A Health Care Proposal
When looking for a spouse, many people look for someone trustworthy, respectful, and kind. Others look for someone with wealth and power. And others, like one Florida rabbi, are just looking for someone with an affordable health care premium.
For years, Rabbi Craig Ezring, of Boca Raton, Florida, received health care coverage through a small business plan for the corporation he started with his wife. When she died four years ago, he was told he could keep his relatively high but affordable two-person rate. Despite having one fewer person covered by his plan, his rates began to climb. This year, he was forced onto a less affordable one-person plan. Although the 56-year-old is in great shape and participates in Zumba and dance classes most days of the week, he has had bypass surgery within the last few years, causing his insurance company to raise his rates. His new bill came to a jaw-dropping $1,553.71 … a month.
When he discovered the premium for his private insurance had reached nearly $20,000 annually, he decided he needed to take action to reduce his health care bill as soon as possible. The resourceful Rabbi took to his blog and asked if any young female reader with an affordable insurance plan would be willing to marry him and put him on her plan. He closed his post with a plea, “Give some thought to the possibility of marrying me … a good insurance plan is all I ask. Okay there maybe one or two other things I ask for, but sadly, right now insurance has become a top priority.”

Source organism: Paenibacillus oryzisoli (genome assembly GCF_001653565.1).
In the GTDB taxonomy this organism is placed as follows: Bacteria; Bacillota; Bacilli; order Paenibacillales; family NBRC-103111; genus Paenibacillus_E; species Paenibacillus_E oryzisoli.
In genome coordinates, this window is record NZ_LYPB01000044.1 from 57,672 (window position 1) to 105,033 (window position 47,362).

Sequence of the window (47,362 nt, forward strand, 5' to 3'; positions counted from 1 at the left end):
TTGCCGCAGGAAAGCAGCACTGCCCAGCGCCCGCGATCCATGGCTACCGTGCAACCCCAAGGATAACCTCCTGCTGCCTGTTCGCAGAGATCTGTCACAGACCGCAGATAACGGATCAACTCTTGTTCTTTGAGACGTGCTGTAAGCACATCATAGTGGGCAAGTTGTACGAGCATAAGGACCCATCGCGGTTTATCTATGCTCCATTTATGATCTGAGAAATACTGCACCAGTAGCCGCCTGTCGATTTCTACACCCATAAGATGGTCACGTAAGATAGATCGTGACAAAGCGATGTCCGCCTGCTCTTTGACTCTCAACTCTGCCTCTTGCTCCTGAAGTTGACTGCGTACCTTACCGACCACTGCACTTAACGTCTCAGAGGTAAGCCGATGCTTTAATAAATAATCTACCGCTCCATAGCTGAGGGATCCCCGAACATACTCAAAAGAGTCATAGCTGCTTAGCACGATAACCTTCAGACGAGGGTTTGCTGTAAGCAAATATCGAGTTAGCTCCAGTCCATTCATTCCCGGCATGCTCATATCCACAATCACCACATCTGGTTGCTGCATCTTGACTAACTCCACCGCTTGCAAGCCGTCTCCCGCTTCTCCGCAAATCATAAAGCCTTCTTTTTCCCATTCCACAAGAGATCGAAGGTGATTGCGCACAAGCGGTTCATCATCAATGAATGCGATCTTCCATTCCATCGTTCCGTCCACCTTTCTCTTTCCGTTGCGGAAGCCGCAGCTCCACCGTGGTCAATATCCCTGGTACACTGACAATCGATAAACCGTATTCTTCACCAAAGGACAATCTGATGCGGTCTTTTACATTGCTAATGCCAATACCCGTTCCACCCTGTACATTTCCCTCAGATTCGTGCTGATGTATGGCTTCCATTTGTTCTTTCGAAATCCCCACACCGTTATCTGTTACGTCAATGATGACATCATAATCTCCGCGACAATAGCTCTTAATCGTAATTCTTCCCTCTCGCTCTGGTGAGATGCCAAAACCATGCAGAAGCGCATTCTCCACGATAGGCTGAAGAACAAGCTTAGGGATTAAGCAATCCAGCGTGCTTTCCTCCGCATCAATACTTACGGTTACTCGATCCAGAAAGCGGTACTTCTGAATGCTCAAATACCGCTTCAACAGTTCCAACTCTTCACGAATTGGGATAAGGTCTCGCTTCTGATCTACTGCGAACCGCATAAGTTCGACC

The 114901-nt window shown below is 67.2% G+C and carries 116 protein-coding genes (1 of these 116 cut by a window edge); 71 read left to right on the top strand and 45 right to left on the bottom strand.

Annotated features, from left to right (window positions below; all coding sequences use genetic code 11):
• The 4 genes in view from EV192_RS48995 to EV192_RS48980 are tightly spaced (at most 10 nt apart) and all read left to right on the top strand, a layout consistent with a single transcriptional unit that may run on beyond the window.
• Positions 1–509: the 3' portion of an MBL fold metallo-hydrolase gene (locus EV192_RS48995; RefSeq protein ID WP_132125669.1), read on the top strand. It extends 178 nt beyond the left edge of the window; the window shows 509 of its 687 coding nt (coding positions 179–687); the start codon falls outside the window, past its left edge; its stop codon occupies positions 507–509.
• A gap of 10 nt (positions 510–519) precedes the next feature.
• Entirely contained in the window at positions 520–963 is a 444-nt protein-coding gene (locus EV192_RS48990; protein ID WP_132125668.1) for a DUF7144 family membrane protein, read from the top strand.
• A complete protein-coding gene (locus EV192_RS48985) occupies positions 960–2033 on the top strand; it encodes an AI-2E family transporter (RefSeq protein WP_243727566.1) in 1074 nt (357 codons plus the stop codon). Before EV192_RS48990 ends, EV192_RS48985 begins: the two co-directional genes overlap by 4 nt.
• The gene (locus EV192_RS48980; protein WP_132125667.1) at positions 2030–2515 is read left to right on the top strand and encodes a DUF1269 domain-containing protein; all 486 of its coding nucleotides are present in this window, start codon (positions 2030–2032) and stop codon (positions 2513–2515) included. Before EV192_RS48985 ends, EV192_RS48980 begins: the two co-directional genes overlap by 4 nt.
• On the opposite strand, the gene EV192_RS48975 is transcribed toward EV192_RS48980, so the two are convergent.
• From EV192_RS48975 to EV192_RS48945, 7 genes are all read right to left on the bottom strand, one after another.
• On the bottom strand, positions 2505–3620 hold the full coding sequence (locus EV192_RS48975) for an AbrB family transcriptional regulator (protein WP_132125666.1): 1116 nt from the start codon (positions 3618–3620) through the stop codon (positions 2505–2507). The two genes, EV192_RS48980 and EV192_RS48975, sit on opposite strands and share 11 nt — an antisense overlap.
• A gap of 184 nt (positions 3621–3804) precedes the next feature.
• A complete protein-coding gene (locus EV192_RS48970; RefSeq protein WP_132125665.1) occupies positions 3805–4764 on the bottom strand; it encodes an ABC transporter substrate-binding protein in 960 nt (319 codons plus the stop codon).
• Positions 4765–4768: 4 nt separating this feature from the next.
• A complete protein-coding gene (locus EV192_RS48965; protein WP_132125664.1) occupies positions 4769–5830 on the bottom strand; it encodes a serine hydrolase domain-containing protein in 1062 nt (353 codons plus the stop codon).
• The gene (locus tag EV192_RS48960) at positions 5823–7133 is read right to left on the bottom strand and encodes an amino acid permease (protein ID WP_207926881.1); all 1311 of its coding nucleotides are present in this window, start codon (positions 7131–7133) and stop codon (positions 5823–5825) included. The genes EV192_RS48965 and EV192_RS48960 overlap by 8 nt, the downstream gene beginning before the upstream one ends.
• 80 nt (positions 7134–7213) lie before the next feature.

And while Rabbi Ezring struggles to find a way to manage health care costs, Florida Governor Rick Scott pays a meager $400 a year for his taxpayer-subsidized health plan while simultaneously fighting against the Affordable Care Act and other attempts to help people manage their soaring health care costs.
Thankfully, the Affordable Care Act will help people like Rabbi Ezring afford quality health care, despite the efforts of people like Gov. Scott. Soon, insurers will no longer be able to discriminate against people based on pre-existing conditions, and low- to middle-income people will be offered subsidies to help them afford private insurance in health care exchanges.
So while I admire Rabbi Ezring’s creativity, we can all be grateful that the day when people no longer have to marry a stranger or rob a bank to get affordable health care is coming soon.